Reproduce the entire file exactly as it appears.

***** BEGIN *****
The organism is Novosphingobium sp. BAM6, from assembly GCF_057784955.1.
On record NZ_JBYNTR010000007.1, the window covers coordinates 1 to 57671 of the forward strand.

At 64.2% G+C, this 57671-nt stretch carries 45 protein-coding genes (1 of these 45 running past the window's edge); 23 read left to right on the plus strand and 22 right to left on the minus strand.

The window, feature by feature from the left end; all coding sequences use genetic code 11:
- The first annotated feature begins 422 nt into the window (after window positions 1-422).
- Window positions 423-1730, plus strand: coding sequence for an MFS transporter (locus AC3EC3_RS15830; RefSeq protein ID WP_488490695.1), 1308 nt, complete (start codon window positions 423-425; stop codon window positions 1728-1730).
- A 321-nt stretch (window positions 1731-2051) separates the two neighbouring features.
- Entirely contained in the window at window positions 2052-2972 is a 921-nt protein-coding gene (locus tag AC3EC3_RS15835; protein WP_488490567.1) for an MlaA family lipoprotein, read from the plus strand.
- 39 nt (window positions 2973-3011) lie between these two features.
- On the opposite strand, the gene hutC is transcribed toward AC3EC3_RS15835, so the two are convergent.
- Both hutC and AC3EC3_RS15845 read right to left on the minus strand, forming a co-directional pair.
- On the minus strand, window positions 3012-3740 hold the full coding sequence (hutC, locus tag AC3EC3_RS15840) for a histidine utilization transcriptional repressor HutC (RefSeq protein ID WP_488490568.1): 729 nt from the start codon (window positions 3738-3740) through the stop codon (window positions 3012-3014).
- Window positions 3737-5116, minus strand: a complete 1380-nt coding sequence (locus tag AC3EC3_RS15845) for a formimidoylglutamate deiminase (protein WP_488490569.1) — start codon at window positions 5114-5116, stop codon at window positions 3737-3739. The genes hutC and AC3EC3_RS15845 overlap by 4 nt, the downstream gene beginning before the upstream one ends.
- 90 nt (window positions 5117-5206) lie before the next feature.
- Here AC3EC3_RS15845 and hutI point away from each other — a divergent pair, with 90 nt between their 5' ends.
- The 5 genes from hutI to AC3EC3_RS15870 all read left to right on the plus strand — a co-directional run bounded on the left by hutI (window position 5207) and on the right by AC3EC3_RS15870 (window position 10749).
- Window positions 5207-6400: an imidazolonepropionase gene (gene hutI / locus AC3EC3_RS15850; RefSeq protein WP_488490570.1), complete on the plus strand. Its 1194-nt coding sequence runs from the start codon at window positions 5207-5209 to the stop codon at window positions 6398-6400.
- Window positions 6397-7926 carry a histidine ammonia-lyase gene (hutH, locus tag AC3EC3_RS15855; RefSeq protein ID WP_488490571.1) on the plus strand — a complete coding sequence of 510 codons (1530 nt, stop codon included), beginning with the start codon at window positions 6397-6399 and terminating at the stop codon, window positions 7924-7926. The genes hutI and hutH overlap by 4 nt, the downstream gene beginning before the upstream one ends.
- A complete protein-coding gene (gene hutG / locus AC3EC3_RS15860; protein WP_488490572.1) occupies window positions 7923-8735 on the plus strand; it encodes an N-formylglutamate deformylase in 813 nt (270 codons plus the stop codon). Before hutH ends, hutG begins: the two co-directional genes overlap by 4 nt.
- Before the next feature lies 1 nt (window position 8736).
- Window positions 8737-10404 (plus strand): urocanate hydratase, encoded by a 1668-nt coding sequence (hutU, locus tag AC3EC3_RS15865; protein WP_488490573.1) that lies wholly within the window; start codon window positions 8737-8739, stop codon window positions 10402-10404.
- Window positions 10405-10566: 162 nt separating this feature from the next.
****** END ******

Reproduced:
The organism is Novosphingobium sp. BAM6, from assembly GCF_057784955.1.
On record NZ_JBYNTR010000007.1, the window covers coordinates 1 to 57671 of the forward strand.

At 64.2% G+C, this 57671-nt stretch carries 45 protein-coding genes (1 of these 45 running past the window's edge); 23 read left to right on the plus strand and 22 right to left on the minus strand.

The window, feature by feature from the left end; all coding sequences use genetic code 11:
- The first annotated feature begins 422 nt into the window (after window positions 1-422).
- Window positions 423-1730, plus strand: coding sequence for an MFS transporter (locus AC3EC3_RS15830; RefSeq protein ID WP_488490695.1), 1308 nt, complete (start codon window positions 423-425; stop codon window positions 1728-1730).
- A 321-nt stretch (window positions 1731-2051) separates the two neighbouring features.
- Entirely contained in the window at window positions 2052-2972 is a 921-nt protein-coding gene (locus tag AC3EC3_RS15835; protein WP_488490567.1) for an MlaA family lipoprotein, read from the plus strand.
- 39 nt (window positions 2973-3011) lie between these two features.
- On the opposite strand, the gene hutC is transcribed toward AC3EC3_RS15835, so the two are convergent.
- Both hutC and AC3EC3_RS15845 read right to left on the minus strand, forming a co-directional pair.
- On the minus strand, window positions 3012-3740 hold the full coding sequence (hutC, locus tag AC3EC3_RS15840) for a histidine utilization transcriptional repressor HutC (RefSeq protein ID WP_488490568.1): 729 nt from the start codon (window positions 3738-3740) through the stop codon (window positions 3012-3014).
- Window positions 3737-5116, minus strand: a complete 1380-nt coding sequence (locus tag AC3EC3_RS15845) for a formimidoylglutamate deiminase (protein WP_488490569.1) — start codon at window positions 5114-5116, stop codon at window positions 3737-3739. The genes hutC and AC3EC3_RS15845 overlap by 4 nt, the downstream gene beginning before the upstream one ends.
- 90 nt (window positions 5117-5206) lie before the next feature.
- Here AC3EC3_RS15845 and hutI point away from each other — a divergent pair, with 90 nt between their 5' ends.
- The 5 genes from hutI to AC3EC3_RS15870 all read left to right on the plus strand — a co-directional run bounded on the left by hutI (window position 5207) and on the right by AC3EC3_RS15870 (window position 10749).
- Window positions 5207-6400: an imidazolonepropionase gene (gene hutI / locus AC3EC3_RS15850; RefSeq protein WP_488490570.1), complete on the plus strand. Its 1194-nt coding sequence runs from the start codon at window positions 5207-5209 to the stop codon at window positions 6398-6400.
- Window positions 6397-7926 carry a histidine ammonia-lyase gene (hutH, locus tag AC3EC3_RS15855; RefSeq protein ID WP_488490571.1) on the plus strand — a complete coding sequence of 510 codons (1530 nt, stop codon included), beginning with the start codon at window positions 6397-6399 and terminating at the stop codon, window positions 7924-7926. The genes hutI and hutH overlap by 4 nt, the downstream gene beginning before the upstream one ends.
- A complete protein-coding gene (gene hutG / locus AC3EC3_RS15860; protein WP_488490572.1) occupies window positions 7923-8735 on the plus strand; it encodes an N-formylglutamate deformylase in 813 nt (270 codons plus the stop codon). Before hutH ends, hutG begins: the two co-directional genes overlap by 4 nt.
- Before the next feature lies 1 nt (window position 8736).
- Window positions 8737-10404 (plus strand): urocanate hydratase, encoded by a 1668-nt coding sequence (hutU, locus tag AC3EC3_RS15865; protein WP_488490573.1) that lies wholly within the window; start codon window positions 8737-8739, stop codon window positions 10402-10404.
- Window positions 10405-10566: 162 nt separating this feature from the next.